Friday, November 1, 2013

Pillowfighter (2002)

Director: Jamie Greenberg

Writer: Jamie Greenberg

Composer: Traditional songs

Starring: Tom Shillue, Brian Unger, Jamie Greenberg, Stephen Lynch, Michelle Maryk, Andres du Bouchet, Joey McIntyre, Charles Ezell

More info: IMDb

Plot: There is something our nation has forgotten. Back in the 1890s, America's most popular spectator sport was... PROFESSIONAL PILLOWFIGHTING. Film chronicles the life of champion pillowfighter Big Jack Bolster-- whose fortunes rose and fell with those of the sport he loved.

My rating: 9/10

Will I watch it again? Yes, and again and again and again...

This is absolutely brilliant.  Not only is it a spot on spoof of Ken Burns documentary like THE CIVIL WAR (1990) but, and more impressively, it's funny as hell.  The gags run from silly to clever and sublime.  This is one of my favorites...

  "Jack was born into a family of 42 children."

Notice what's written in the lower right hand corner.  Fucking classic.  The cast of talking heads has some familiar names and faces.  Michelle Maryk slays me.

Ahahahahahahaha.  That's some funny shit, there.  

Sure, this is brilliantly funny (yeah, I'm really going crazy with the praise but it's really that good) but what happened behind the camera is equally impressive if not more so.  The doctored photos and film are masterfully handled to look like they are really from the early 1900s.  There are times you can tell they're fake but often you have to look REALLY hard to distinguish it.  What's more, actual vintage film was sometimes used that had a little bit of business added to it, like this image from a few second vintage clip where you see an advertisement (on the left) for Big Jack Bolster...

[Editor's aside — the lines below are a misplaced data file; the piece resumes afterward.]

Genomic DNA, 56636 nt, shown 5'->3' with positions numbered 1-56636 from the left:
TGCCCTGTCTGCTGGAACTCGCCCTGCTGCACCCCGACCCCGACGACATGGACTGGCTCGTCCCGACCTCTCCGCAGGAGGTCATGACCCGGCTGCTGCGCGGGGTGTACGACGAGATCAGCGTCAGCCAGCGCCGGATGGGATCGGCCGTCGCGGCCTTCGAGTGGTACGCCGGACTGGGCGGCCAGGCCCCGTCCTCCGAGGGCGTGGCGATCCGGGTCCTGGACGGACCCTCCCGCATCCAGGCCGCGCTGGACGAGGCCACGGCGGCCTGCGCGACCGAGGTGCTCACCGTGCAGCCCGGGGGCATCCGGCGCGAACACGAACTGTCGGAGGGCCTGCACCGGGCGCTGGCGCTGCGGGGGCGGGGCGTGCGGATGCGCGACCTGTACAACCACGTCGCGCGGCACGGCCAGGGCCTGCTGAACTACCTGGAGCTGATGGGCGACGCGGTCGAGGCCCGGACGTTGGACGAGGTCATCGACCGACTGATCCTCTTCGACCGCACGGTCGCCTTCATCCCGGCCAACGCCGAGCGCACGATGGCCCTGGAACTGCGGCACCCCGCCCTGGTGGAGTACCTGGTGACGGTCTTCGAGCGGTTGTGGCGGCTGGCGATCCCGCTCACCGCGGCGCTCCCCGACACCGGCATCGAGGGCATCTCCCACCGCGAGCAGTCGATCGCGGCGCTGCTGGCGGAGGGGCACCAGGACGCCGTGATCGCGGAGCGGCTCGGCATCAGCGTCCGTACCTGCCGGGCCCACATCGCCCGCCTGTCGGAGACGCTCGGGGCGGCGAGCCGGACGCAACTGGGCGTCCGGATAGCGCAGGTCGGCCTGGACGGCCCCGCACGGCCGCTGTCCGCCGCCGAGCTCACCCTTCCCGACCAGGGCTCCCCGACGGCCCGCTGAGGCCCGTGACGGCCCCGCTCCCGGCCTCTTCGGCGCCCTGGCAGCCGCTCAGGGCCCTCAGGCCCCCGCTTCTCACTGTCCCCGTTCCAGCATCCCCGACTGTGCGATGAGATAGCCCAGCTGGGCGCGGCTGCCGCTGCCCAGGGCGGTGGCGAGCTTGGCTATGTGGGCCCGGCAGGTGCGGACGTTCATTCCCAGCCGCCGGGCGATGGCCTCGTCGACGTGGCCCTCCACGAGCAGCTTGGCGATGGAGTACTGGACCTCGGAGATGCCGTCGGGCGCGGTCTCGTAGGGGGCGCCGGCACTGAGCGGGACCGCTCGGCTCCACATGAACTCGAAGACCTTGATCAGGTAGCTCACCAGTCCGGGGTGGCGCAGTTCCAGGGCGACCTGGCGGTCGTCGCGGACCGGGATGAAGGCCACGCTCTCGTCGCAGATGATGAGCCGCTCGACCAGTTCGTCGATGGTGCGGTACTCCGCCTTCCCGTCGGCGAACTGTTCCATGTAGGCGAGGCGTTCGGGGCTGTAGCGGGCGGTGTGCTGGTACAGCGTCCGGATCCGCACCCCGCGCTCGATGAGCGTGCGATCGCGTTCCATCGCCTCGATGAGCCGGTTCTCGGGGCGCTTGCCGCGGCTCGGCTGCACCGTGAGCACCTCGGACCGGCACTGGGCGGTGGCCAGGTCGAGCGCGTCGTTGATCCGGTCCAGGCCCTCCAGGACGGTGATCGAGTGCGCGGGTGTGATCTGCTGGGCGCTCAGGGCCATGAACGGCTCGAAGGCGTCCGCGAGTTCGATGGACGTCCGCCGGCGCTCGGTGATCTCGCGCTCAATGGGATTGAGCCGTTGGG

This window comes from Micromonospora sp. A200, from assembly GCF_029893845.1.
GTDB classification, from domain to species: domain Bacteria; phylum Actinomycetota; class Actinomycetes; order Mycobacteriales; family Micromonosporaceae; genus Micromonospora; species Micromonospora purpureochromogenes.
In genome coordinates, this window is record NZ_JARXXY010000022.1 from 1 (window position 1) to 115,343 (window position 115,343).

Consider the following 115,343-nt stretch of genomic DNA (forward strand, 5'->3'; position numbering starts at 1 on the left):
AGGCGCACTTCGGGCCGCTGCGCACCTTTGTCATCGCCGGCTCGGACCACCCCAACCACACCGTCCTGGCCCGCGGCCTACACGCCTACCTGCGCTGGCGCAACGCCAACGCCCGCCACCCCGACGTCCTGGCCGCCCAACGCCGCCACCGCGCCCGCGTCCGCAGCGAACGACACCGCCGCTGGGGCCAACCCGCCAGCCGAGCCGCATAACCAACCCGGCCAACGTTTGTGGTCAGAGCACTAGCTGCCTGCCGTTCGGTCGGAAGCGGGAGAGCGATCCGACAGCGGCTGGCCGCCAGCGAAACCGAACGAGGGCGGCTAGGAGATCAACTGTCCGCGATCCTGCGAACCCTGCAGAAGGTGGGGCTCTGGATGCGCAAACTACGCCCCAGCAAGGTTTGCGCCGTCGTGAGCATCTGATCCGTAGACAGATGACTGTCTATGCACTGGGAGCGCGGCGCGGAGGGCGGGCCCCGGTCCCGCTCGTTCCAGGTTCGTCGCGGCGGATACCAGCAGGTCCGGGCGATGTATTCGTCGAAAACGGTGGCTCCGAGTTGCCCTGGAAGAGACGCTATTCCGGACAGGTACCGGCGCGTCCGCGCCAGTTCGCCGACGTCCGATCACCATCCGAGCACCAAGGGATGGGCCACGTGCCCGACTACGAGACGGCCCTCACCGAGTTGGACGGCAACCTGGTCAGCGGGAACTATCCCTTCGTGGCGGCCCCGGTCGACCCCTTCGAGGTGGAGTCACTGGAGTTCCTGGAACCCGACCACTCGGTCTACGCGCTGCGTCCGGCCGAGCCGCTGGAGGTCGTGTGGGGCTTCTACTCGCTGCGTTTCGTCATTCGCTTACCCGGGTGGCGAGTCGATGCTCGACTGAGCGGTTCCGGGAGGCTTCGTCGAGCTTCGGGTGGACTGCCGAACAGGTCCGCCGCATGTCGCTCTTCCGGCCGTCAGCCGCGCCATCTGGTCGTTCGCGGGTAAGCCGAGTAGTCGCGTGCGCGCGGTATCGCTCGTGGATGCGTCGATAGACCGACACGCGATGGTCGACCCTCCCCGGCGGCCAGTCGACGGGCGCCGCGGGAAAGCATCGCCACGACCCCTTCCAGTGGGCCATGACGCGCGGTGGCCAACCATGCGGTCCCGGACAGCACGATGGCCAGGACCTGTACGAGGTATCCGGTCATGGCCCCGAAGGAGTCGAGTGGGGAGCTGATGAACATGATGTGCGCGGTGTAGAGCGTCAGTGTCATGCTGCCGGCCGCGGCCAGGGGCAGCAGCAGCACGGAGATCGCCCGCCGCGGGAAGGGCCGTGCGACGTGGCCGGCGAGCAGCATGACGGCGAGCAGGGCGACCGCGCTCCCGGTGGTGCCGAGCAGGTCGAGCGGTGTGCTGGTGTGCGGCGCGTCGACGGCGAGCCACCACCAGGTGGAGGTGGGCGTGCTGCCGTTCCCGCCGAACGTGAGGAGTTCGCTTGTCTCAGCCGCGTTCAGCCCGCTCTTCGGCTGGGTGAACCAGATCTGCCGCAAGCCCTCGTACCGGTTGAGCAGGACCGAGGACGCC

It's one thing to digitally enhance an existing photo but there's a whole other level of impressive when you add it to a video AND while the camera is panning with the motion on screen.  The YouTube video (above) on Greenberg's channel is 7 minutes shy of the version I have (mine runs just under 23 minutes).  I haven't watched the shorter version so I don't know what's missing or different about it.  I struggled to find the entire video online and this was the best I could find.  I've had the longer version so long I can't remember where I found it or how I learned of it.  Since then I've shown it to a couple of dozen friends.  I've seen it at least a half dozen times and it never gets old.  There are a lot of belly laughs packed into those 23 minutes and it's an impressive film no matter how you slice it. Thank you, Jamie Greenberg.

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